In my latest essay, I write

Under the welfare state, government usurps the role of the family in education, health care, and saving for retirement. As economic historian Robert Fogel has pointed out, these are the fastest-growing segments of our economy. Government’s role in the economy, as measured by the ratio of taxes and government spending to GDP, is certain to increase sharply as long as we fail to enforce a boundary between family and state.

…What I would like to see is a philosophical movement for the separation of family and state. Such a movement could act as a bulwark against “big-government conservatism.” Government should leave children behind and let seniors face the cost of prescription drugs. Those needs should be addressed by families, with support from non-coercive charitable institutions.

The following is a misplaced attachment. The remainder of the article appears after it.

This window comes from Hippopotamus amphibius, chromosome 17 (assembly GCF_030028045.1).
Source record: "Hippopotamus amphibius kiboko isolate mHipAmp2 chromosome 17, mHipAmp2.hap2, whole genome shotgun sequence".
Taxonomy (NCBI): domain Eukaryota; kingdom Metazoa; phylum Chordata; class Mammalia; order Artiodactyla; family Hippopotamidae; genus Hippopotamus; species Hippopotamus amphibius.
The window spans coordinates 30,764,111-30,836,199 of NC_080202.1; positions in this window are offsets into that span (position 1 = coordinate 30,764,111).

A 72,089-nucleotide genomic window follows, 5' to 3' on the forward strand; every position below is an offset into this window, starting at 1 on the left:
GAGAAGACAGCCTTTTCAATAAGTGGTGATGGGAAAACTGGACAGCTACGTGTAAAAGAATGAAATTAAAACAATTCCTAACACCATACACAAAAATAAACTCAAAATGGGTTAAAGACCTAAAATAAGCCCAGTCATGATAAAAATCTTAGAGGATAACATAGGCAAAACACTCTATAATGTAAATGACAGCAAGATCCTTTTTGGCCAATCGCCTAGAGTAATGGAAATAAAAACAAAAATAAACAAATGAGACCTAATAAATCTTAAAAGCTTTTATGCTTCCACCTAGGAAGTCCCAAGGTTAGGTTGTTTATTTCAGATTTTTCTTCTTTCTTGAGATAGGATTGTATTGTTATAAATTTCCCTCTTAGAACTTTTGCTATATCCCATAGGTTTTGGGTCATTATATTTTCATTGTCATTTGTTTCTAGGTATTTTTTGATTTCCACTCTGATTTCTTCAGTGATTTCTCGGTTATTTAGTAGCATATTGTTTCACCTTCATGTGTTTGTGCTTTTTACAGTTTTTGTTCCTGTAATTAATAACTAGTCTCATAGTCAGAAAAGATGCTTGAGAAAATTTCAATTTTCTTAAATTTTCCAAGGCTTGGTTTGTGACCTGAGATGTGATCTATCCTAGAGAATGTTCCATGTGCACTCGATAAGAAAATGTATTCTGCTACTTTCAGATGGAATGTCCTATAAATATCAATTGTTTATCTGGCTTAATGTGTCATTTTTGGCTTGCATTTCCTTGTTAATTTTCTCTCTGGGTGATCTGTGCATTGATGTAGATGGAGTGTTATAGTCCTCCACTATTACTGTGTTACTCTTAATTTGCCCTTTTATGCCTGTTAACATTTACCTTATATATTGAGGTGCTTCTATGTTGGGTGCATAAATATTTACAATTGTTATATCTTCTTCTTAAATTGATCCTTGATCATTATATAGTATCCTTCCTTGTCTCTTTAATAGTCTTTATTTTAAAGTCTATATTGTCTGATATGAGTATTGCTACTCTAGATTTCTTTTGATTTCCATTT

Speaking for the big-government conservatives, Ross Douthat and Reihan Salam write,

If Republicans are going to continue making inroads among Hispanics, they need to address their economic aspirations, not their ethnic loyalties. It’s upwardly mobile second-and third-generation Mexican-Americans, not recent immigrants, who are likely to turn to the GOP–and wage subsidies for low-income workers, a health care reform that drives down costs, and government support for large families are all more likely to win them over than any amnesty proposal.

Finally, I call your attention to a classic line from Tyler Cowen.

I just don’t believe that any political party can be mass-captured by the intelligent and brought around to sanity.